THE FACTS: From Alexandra Ocasio-Cortez's Netflix payout to a dog killed for being named named Donald Trump

You may have read some of these patently untrue stories recently...the Associated Press checked them out and here are the facts


                            THE FACTS: From Alexandra Ocasio-Cortez's Netflix payout to a dog killed for being named named Donald Trump

A roundup of some of the most popular but completely untrue stories and visuals of the week. None of these is legit, even though they were shared widely on social media. The Associated Press checked these out. Here are the real facts:

CLAIM: Rep. Alexandra Ocasio-Cortez took a $10 million payout from Netflix

THE FACTS: Netflix did not pay Ocasio-Cortez $10 million for a documentary about her run for Congress, despite posts circulating widely online. The posts followed the streaming giant's reported $10 million purchase earlier this month of worldwide rights to 'Knock Down the House,' a documentary featuring Ocasio-Cortez and three other candidates who ran against incumbents in the 2018 midterm elections. Rachel Lear, director of the documentary, told the Associated Press in an email that "none of our film subjects received or will receive any payment for participating in this project." Lear added that only producers, financiers and filmmakers receive payment from the sale of the documentary to Netflix. The documentary chronicles the campaigns of Ocasio-Cortez of New York, Cori Bush of Missouri, Amy Vilela of Nevada and Paula Jean Swearengin of West Virginia. It recently won the Festival Favorite Award at the 2019 Sundance Film Festival.

New York Democratic congressional candidate Alexandria Ocasio-Cortez
New York Democratic congressional candidate Alexandria Ocasio-Cortez

 

CLAIM: Democrat shoots neighbor's dog because it was named Donald Trump

THE FACTS: A 3-year-old Alaskan Malamute named Donald Trump was not killed in Minnesota over politics, despite misleading social media posts that suggested a Democratic neighbor intentionally shot the dog out of spite. The Jackson County Sheriff's Office in rural southern Minnesota concluded the person who shot the dog Sunday was "legally protecting their livestock" on private property. A GoFundMe page to raise money for the dog's owner, Randall Thom, said the dog was shot to death "because he's named 'Donald Trump.'" False social media claims that a political feud caused the dog's death spurred "violent threats" against some county residents, the sheriff's office said. Thom told The Associated Press he's exchanged words "about some political stuff" with the neighbor he believes shot the dog but did not think that motivated him to kill his pet. Thom, 59, has attended 46 of President Donald Trump's political rallies. The sheriff's office has not released the identity of the person involved in the shooting.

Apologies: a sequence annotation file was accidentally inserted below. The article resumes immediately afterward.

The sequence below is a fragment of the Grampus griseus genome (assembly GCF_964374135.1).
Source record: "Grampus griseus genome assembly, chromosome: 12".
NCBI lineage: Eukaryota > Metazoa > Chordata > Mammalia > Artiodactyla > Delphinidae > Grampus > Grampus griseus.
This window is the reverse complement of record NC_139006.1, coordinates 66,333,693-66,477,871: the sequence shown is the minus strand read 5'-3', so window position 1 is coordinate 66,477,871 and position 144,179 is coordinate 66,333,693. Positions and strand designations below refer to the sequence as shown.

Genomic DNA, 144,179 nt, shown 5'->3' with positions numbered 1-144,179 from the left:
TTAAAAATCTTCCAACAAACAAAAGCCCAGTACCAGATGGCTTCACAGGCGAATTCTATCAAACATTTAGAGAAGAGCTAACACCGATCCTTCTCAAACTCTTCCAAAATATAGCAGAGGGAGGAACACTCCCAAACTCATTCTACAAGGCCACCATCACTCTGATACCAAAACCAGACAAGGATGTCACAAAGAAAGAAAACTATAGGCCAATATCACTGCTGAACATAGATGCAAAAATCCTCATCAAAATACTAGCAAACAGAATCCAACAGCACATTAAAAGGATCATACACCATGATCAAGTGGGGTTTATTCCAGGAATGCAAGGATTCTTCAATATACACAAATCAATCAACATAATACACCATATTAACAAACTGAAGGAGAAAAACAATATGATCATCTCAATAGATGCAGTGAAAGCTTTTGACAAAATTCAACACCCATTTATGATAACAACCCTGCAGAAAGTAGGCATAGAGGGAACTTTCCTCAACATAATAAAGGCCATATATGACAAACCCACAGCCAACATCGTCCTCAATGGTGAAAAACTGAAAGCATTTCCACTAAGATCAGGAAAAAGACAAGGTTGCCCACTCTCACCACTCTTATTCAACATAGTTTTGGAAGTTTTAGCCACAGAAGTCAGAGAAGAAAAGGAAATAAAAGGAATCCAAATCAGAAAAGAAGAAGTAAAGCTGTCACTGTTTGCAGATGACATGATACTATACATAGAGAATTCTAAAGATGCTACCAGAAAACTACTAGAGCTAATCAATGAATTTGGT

CLAIM: Special counsel Robert Mueller's father was Heinrich Mueller, head of the Gestapo under Hitler

FBI Director Robert Mueller speaks during a news conference at the FBI headquarters June 25, 2008 in Washington, DC. The news conference was to mark the 5th anniversary of Innocence Lost initiative.
FBI Director Robert Mueller speaks during a news conference at the FBI headquarters June 25, 2008 in Washington, DC. The news conference was to mark the 5th anniversary of Innocence Lost initiative.

 

THE FACTS: False facts about the identity of Mueller's father resurfaced on social media recently after acting Attorney General Matthew Whitaker announced that the special counsel's investigation into Russian interference in the 2016 election is close to completion. The special counsel and former FBI director is the son of Robert Mueller Jr., a 1938 graduate of Princeton University, who served in the Navy during World War II and worked for DuPont until his retirement, according to the Princeton Alumni Weekly. The 1938 Nassau Herald, the Princeton University yearbook, shows that Robert Mueller Jr. was born in Pennsylvania in 1916. The Office of the Special Counsel confirmed the details. In October 2013, The Associated Press reported that a German researcher claimed to have found evidence that Heinrich Mueller, the highest-ranking Nazi never to have been captured or located, died in the final days of the war in 1945, a few hundred yards from Hitler's bunker.

This is part of The Associated Press' ongoing effort to fact-check misinformation that is shared widely online.